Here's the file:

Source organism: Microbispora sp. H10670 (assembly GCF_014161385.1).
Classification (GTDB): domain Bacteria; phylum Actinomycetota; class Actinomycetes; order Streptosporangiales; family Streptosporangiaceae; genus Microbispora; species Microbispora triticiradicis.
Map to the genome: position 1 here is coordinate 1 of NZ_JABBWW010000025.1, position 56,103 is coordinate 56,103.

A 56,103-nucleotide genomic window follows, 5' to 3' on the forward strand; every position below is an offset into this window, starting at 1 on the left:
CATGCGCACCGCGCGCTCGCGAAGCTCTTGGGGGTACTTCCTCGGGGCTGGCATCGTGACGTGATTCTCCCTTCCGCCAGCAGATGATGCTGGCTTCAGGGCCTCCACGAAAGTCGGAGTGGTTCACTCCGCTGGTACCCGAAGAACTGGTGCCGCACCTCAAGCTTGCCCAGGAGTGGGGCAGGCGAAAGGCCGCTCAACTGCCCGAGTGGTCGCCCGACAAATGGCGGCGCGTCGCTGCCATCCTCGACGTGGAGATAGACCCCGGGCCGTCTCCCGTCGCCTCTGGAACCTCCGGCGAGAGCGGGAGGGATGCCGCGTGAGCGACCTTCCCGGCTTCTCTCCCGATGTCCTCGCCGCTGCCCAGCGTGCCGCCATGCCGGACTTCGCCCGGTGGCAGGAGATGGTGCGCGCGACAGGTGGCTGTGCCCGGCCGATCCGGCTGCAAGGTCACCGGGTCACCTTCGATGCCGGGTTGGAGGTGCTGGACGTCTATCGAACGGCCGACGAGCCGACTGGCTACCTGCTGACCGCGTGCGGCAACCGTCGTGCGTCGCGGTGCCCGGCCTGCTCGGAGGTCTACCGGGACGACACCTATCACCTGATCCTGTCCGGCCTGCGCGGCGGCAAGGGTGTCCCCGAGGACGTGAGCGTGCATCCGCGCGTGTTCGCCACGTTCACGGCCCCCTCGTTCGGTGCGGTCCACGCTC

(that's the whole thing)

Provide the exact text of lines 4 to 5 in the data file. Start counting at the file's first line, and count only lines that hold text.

A 56,103-nucleotide genomic window follows, 5' to 3' on the forward strand; every position below is an offset into this window, starting at 1 on the left:
CATGCGCACCGCGCGCTCGCGAAGCTCTTGGGGGTACTTCCTCGGGGCTGGCATCGTGACGTGATTCTCCCTTCCGCCAGCAGATGATGCTGGCTTCAGGGCCTCCACGAAAGTCGGAGTGGTTCACTCCGCTGGTACCCGAAGAACTGGTGCCGCACCTCAAGCTTGCCCAGGAGTGGGGCAGGCGAAAGGCCGCTCAACTGCCCGAGTGGTCGCCCGACAAATGGCGGCGCGTCGCTGCCATCCTCGACGTGGAGATAGACCCCGGGCCGTCTCCCGTCGCCTCTGGAACCTCCGGCGAGAGCGGGAGGGATGCCGCGTGAGCGACCTTCCCGGCTTCTCTCCCGATGTCCTCGCCGCTGCCCAGCGTGCCGCCATGCCGGACTTCGCCCGGTGGCAGGAGATGGTGCGCGCGACAGGTGGCTGTGCCCGGCCGATCCGGCTGCAAGGTCACCGGGTCACCTTCGATGCCGGGTTGGAGGTGCTGGACGTCTATCGAACGGCCGACGAGCCGACTGGCTACCTGCTGACCGCGTGCGGCAACCGTCGTGCGTCGCGGTGCCCGGCCTGCTCGGAGGTCTACCGGGACGACACCTATCACCTGATCCTGTCCGGCCTGCGCGGCGGCAAGGGTGTCCCCGAGGACGTGAGCGTGCATCCGCGCGTGTTCGCCACGTTCACGGCCCCCTCGTTCGGTGCGGTCCACGCTC